PORT OF SPAIN, Trinidad (CMC) – Fast-bowling legend Michael Holding has warned the new Cricket West Indies (CWI) leadership against axing interim head coach Richard Pybus ahead of next month’s ICC World Cup without first consulting the players.Holding, now a well-respected television broadcaster, said the current players were the ones who stood to be impacted most by such a substantive personnel change and therefore needed to give their input in any such decision.Pybus, a controversial appointment to the post last January, is widely expected to be replaced prior to the May 30 to July 14 showpiece in England.“I wouldn’t say right now that we need to change everything. We need to analyse before we have knee-jerk reactions and kick out everybody and change everything,” Holding to i95.5FM radio here.“We need to sit down and analyse. The people that are coming in – the president (Ricky Skerritt) and the new vice-president (Dr Kishore Shallow) – need to sit down with everybody at various times.”He continued: “I am hearing them talk about changing the coach for the World Cup. You need to sit down with the current players now and have a discussion with them and say to them ‘what do you think?’, because they are the ones who are going to be affected.“We sitting down in our living rooms watching, we won’t be affected – the players will be ones to be affected. They (Skerritt and Shallow) need to sit down with them, have a frank discussion, ask them what they think – if they think it is a wise decision or if they are happy to continue with the way things are.”Pybus, a former director of cricket, replaced Stuart Law as head of the Caribbean side for England’s tour of the Caribbean this year, overseeing their shock 2-1 win in the three-Test series.The Englishman’s appointment was met with pushback from several CWI directors, with Skerritt during the election campaign noting his discomfort with the manner in which the decision had been made.And only last week, leading regional academic and UWI vice-chancellor, Professor Sir Hilary Beckles, argued that a Caribbean coach should lead the Windies at the World Cup.Holding, who claimed 249 wickets in 60 Tests, said any decisions made on the coaching role should be made with the long-term future of West Indies cricket in mind.“You don’t go into a business and just change everything. You’ve got to go into the business, study how the business operates and deal with the people that are in there and find out how things need to be changed. I’m not saying don’t change anything – what I am saying is do not have a knee-jerk reaction,” Holding contended.“What is the World Cup? One tournament. We’re talking about West Indies cricket and the future of West Indies cricket. Do we only want to win the World Cup? We need to think about the future of West Indies cricket. The World Cup is in a couple months’ time, what happens after the World Cup?”Skerritt’s election has been widely viewed as a positive development, especially with outgoing president Dave Cameron having become widely unpopular during his three terms in charge.But Holding said it was important the new CWI leadership engage in wide consultation ahead of fundamental changes.“They also need to sit down with administration, the people who actually work and are paid by the West Indies cricket board (and ask) what do you think? How do you think we should move forward? The financial controller, the CEO, the head of coaching – all of those people,” the Jamaican said.“It is a long process … (they need to) see what needs to be fixed, see what needs to be changed.”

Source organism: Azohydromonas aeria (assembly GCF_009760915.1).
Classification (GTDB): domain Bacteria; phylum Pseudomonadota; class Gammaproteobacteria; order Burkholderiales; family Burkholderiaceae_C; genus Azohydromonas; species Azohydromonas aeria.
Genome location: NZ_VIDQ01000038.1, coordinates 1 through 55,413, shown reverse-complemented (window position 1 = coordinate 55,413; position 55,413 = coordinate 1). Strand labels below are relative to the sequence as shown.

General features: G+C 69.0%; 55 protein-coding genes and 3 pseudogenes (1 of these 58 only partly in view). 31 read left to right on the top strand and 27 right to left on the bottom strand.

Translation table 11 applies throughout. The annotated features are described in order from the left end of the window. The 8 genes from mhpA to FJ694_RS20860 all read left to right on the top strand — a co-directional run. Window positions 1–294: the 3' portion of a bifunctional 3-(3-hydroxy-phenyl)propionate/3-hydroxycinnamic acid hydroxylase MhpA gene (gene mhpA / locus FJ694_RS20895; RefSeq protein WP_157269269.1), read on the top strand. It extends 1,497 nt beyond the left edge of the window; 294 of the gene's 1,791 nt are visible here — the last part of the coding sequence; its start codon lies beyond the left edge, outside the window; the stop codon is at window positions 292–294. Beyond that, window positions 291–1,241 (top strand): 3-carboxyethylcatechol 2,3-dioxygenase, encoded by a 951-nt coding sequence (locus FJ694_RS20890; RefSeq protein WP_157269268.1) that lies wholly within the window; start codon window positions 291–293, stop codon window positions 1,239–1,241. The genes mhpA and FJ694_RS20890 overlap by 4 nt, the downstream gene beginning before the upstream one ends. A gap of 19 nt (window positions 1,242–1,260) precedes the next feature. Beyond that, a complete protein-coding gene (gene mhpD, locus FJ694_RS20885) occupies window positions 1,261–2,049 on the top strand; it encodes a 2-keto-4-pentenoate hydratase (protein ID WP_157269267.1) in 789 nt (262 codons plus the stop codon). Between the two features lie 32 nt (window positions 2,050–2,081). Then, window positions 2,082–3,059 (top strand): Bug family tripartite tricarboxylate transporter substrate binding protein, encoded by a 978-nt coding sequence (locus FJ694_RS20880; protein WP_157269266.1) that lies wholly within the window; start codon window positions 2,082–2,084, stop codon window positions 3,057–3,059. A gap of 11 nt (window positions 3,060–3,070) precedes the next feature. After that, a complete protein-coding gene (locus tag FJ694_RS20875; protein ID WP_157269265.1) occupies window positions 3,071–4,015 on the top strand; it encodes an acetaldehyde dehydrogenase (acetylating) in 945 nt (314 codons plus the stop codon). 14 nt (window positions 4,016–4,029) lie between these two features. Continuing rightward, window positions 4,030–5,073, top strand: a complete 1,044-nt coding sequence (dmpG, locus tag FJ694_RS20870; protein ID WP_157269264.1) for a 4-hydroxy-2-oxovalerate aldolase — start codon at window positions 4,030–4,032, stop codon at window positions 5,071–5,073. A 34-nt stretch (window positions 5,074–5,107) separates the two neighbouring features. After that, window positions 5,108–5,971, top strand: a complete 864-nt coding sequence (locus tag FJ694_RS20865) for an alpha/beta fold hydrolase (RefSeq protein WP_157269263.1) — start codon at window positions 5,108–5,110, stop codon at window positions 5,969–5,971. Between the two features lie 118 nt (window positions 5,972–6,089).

As the Midwestern weather heats up, the Wisconsin women’s golf team heads into postseason play this weekend looking to build on some strong performances. The squad will compete in the Big Ten Championships beginning Friday at the Penn State Golf Courses in University Park, Pa.Head coach Todd Oehrlein says his team is ready to head east and compete on a fine golf course after a solid regular reason.“We’re excited about moving forward,” Oehrlein said. “The golf course … is in very good shape [and] came through the winter great over at Penn State, so we’re looking forward to it.”Oehrlein says he sees no reason the Badgers shouldn’t go into the championships with high expectations.“I don’t think a top-half finish is out of the question,” he said. “I think that’s something that is a goal moving forward.”Last weekend the Badgers finished fifth at the Lady Buckeye Invitational in Columbus. Among the eight participating Big Ten teams, Wisconsin placed fourth. The performance gives the team an indication of where it stands relative to some of its primary competition for this weekend. The Badgers finished behind host Ohio State, Michigan State and Northwestern but ahead of four other Big Ten squads.The team Oehrlein is most concerned with, however, did not compete in the Lady Buckeye Invitational.“The favorite going into the tournament would be Purdue right now,” he explained. “Purdue is having an outstanding season. I mean, right now they’re ranked top five in the country.”The Boilermakers are not the only highly touted group taking the course Friday. Oehrlein is also wary of a strong Michigan State team, though he feels the Badgers are by no means out of their league going up against the Spartans.“Michigan State has had a great season, and yet we played Michigan State this weekend and were very competitive,” he said. “They got us by six shots, [but] we beat them the final round.”Three Badgers placed in the top 20 individually in Columbus, and the team will rely heavily on them as the postseason gets underway. Freshman Carly Werwie, senior Katie Elliott and sophomore Kelsey Verbeten finished eighth, 12th and 14th, respectively, in the 72-player field.Elliott shot a 231 (78-76-77) for the three rounds on the par-72. Oehrlein anticipates a particularly strong showing from the Madison native as she competes in the Big Ten Championships for the final time.“Katie goes into this tournament looking to be the individual medalist,” Oehrlein said. “That’s something that she’ll work hard on this week, and she’ll come in, and she’ll be prepared.”Ultimately, however, Oehrlein says it will take contributions from every athlete for the Badgers to achieve their goal.“We need to be six strong, and we need to have balance and depth, and really no one player or two players are probably going to carry the team forward,” he said. “We have to have that kind of consistency and that kind of balance.”